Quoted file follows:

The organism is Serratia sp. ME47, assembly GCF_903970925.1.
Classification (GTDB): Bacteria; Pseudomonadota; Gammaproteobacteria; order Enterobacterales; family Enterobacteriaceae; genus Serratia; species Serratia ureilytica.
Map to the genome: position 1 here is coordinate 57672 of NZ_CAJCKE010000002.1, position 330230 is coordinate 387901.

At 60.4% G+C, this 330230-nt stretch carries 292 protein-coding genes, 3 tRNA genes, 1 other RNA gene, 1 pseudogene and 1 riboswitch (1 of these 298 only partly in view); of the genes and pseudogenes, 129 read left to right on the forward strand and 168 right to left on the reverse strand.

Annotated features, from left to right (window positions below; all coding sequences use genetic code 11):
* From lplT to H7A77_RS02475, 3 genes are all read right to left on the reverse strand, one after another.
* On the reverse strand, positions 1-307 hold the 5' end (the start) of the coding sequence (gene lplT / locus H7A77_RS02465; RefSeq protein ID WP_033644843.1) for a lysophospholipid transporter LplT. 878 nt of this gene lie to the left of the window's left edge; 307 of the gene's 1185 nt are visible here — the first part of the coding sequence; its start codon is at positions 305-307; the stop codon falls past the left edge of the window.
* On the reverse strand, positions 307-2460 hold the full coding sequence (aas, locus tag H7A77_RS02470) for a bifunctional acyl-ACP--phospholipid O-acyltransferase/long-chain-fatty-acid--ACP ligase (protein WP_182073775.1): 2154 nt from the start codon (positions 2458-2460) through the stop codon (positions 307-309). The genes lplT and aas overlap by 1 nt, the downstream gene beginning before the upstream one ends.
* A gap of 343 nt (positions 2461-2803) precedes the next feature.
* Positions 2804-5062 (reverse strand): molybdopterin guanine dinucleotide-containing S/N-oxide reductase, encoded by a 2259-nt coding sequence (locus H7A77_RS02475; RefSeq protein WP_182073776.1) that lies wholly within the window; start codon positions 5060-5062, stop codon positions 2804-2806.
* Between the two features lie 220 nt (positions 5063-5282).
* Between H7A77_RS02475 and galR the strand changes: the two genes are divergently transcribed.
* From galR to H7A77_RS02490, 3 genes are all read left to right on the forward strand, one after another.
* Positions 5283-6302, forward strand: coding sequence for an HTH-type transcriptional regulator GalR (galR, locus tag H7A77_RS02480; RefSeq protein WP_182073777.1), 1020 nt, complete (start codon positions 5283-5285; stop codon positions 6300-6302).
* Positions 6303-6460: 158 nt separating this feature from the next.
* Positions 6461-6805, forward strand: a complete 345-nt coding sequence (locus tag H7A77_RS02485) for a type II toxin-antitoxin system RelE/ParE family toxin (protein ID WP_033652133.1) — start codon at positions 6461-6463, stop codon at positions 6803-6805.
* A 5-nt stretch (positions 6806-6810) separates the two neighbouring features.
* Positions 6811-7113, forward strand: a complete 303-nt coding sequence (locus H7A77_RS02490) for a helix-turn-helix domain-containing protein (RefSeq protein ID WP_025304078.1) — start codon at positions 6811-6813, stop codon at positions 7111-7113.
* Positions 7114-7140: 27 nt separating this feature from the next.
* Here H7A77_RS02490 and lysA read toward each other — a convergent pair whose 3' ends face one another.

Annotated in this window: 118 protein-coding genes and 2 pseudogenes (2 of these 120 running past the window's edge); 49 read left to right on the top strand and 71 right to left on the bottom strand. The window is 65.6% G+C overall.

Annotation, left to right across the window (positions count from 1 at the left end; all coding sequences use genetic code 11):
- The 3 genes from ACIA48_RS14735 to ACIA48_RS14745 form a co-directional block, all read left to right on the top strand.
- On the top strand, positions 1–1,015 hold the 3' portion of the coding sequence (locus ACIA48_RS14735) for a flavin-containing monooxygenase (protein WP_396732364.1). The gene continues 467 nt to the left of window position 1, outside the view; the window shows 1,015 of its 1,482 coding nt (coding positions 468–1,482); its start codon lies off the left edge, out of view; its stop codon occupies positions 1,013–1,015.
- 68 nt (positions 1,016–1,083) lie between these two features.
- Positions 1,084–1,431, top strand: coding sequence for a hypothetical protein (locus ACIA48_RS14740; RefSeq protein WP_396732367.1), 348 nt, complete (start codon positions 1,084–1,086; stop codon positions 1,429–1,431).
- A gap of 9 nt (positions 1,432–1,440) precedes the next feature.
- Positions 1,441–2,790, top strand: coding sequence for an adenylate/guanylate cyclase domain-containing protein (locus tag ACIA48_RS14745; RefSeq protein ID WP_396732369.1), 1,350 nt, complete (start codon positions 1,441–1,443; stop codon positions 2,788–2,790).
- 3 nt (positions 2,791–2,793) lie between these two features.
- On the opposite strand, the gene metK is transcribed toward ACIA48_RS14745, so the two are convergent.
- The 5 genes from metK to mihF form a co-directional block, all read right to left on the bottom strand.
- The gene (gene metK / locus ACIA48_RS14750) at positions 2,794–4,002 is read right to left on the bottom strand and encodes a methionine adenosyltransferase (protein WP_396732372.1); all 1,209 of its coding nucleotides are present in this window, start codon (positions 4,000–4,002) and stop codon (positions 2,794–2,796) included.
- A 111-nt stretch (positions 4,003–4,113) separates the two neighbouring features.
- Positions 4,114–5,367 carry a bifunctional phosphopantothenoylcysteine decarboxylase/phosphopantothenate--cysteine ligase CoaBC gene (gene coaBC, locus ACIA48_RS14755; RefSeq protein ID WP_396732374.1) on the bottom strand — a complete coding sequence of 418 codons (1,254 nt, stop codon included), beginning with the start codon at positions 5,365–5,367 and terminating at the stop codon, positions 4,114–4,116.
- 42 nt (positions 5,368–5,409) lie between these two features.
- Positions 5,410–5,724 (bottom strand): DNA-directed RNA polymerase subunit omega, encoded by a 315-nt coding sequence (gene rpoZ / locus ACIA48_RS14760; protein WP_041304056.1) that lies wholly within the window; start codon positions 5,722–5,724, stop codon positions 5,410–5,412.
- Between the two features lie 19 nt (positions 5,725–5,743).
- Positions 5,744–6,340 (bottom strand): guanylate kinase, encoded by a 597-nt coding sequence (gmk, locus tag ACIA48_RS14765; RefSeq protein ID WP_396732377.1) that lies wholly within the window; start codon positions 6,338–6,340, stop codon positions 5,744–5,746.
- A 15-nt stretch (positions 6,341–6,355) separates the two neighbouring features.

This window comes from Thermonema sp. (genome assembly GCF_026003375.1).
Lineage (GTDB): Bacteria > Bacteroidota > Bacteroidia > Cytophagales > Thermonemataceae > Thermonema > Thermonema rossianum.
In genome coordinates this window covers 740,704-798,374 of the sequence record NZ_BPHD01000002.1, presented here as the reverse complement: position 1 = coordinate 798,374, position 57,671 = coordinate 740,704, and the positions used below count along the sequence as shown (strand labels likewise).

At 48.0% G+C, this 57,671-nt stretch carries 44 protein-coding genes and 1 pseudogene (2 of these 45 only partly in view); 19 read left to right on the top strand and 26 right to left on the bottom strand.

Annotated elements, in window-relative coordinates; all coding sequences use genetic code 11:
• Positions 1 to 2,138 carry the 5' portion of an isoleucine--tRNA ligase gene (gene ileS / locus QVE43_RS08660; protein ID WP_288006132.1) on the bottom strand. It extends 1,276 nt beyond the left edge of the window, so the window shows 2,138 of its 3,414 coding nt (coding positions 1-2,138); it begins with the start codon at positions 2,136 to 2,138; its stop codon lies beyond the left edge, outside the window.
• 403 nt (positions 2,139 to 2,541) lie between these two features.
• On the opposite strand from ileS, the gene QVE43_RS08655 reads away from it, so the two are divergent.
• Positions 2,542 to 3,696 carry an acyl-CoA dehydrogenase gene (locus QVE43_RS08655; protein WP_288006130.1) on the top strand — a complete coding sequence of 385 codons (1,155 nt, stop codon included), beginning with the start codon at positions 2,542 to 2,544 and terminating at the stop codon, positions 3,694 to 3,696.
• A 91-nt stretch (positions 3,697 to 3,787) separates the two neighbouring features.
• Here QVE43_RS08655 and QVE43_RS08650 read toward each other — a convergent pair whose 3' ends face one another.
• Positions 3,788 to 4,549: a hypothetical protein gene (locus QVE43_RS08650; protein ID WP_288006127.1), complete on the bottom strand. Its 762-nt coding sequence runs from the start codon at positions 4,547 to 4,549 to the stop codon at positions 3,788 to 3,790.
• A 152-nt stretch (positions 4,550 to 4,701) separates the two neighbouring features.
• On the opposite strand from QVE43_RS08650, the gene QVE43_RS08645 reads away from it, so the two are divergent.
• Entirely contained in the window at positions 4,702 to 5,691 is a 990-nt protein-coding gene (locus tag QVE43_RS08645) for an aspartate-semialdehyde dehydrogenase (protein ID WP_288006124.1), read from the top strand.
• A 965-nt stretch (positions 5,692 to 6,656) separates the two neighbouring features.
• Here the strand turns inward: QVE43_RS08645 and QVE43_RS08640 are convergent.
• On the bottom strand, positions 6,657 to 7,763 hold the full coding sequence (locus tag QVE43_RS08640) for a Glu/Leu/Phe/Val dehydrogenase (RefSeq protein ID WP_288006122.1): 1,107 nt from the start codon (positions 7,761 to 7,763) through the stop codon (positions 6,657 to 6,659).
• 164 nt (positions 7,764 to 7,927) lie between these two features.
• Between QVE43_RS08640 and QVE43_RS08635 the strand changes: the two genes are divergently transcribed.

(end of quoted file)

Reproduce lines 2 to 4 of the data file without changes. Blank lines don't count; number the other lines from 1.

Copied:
Classification (GTDB): Bacteria; Pseudomonadota; Gammaproteobacteria; order Enterobacterales; family Enterobacteriaceae; genus Serratia; species Serratia ureilytica.
Map to the genome: position 1 here is coordinate 57672 of NZ_CAJCKE010000002.1, position 330230 is coordinate 387901.

At 60.4% G+C, this 330230-nt stretch carries 292 protein-coding genes, 3 tRNA genes, 1 other RNA gene, 1 pseudogene and 1 riboswitch (1 of these 298 only partly in view); of the genes and pseudogenes, 129 read left to right on the forward strand and 168 right to left on the reverse strand.